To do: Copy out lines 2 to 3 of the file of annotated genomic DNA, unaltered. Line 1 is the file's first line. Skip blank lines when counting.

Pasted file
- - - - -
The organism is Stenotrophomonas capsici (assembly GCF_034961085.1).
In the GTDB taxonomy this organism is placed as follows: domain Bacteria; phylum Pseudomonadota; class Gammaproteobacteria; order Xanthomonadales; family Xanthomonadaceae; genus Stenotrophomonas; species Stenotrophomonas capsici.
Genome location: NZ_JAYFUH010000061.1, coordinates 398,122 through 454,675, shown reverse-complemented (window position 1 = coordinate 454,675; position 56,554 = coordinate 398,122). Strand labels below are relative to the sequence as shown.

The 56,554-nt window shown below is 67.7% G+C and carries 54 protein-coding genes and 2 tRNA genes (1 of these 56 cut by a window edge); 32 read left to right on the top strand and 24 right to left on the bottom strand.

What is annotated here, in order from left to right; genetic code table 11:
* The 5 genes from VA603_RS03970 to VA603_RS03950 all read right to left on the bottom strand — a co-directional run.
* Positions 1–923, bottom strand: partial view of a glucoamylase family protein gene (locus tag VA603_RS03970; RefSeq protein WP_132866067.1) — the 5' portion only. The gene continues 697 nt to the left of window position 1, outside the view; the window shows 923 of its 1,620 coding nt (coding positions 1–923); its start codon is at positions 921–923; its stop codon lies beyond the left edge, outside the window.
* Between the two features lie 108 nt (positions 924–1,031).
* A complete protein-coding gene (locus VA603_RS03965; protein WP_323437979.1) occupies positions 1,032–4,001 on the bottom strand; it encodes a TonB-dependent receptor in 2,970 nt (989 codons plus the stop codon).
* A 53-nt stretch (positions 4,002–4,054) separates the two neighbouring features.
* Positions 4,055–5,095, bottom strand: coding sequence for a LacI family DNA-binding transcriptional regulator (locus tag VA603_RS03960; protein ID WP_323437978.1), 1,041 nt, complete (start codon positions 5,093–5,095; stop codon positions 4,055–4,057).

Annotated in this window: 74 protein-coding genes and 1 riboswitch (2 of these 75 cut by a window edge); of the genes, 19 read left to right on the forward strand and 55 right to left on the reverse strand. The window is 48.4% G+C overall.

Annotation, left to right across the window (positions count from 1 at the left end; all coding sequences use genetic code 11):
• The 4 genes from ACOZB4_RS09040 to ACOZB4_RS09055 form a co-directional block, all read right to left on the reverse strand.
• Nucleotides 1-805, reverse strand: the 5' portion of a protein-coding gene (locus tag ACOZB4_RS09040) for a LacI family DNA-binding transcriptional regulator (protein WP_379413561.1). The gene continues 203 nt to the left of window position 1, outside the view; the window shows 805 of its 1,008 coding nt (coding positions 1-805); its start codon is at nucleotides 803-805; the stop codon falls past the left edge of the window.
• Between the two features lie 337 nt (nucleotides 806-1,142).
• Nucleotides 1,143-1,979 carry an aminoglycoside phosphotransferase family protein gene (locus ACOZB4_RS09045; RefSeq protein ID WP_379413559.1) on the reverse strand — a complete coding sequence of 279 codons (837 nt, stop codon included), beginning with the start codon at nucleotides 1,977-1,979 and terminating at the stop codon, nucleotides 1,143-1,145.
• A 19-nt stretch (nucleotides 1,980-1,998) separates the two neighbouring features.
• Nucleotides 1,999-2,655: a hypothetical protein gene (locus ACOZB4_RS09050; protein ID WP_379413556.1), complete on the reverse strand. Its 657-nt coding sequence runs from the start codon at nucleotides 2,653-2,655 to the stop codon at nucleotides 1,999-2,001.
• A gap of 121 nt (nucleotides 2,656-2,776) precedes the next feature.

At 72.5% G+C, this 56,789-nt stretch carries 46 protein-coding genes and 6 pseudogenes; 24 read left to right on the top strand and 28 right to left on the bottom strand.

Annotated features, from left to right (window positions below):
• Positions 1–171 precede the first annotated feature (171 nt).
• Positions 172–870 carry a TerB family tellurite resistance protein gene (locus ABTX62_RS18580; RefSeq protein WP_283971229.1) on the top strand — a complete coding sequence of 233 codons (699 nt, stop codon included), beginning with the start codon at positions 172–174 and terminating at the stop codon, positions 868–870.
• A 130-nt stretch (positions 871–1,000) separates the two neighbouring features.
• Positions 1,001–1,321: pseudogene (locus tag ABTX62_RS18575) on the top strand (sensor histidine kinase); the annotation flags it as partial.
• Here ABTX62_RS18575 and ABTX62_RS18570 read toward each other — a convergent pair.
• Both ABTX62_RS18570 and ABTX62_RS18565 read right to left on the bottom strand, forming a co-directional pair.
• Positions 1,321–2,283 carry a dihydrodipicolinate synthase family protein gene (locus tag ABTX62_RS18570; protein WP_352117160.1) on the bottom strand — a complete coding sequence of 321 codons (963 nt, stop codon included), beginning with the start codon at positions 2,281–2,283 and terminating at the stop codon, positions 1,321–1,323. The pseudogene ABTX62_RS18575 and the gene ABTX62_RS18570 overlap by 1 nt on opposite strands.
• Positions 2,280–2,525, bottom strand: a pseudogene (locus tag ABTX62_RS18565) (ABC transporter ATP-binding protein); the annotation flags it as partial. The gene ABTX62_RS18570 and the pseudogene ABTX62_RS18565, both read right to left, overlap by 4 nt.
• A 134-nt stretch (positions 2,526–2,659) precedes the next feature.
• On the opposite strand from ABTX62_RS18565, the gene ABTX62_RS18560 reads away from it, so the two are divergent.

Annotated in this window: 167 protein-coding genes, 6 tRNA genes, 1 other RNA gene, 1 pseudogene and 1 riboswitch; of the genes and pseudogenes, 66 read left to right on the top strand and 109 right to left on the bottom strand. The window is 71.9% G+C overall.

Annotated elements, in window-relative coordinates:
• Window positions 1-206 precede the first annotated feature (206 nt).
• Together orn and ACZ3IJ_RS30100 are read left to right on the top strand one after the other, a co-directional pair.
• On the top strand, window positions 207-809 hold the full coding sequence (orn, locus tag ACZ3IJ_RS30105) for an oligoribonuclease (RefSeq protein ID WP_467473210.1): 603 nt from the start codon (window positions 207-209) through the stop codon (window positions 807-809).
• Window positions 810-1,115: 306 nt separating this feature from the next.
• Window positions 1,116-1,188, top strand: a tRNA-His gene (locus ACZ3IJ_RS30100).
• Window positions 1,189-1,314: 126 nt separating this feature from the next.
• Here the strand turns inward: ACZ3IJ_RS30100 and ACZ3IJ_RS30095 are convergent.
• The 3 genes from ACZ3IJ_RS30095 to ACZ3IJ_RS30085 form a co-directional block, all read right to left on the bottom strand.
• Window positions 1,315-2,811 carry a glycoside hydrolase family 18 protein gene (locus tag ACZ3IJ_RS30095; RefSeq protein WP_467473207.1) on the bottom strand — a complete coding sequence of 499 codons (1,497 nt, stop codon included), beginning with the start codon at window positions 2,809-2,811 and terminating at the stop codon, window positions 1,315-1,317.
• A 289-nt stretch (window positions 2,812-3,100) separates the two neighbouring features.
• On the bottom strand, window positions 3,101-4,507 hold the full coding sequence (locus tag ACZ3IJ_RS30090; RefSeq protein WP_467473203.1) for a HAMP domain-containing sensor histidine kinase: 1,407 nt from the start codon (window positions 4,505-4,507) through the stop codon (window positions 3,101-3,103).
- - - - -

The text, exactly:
In the GTDB taxonomy this organism is placed as follows: domain Bacteria; phylum Pseudomonadota; class Gammaproteobacteria; order Xanthomonadales; family Xanthomonadaceae; genus Stenotrophomonas; species Stenotrophomonas capsici.
Genome location: NZ_JAYFUH010000061.1, coordinates 398,122 through 454,675, shown reverse-complemented (window position 1 = coordinate 454,675; position 56,554 = coordinate 398,122). Strand labels below are relative to the sequence as shown.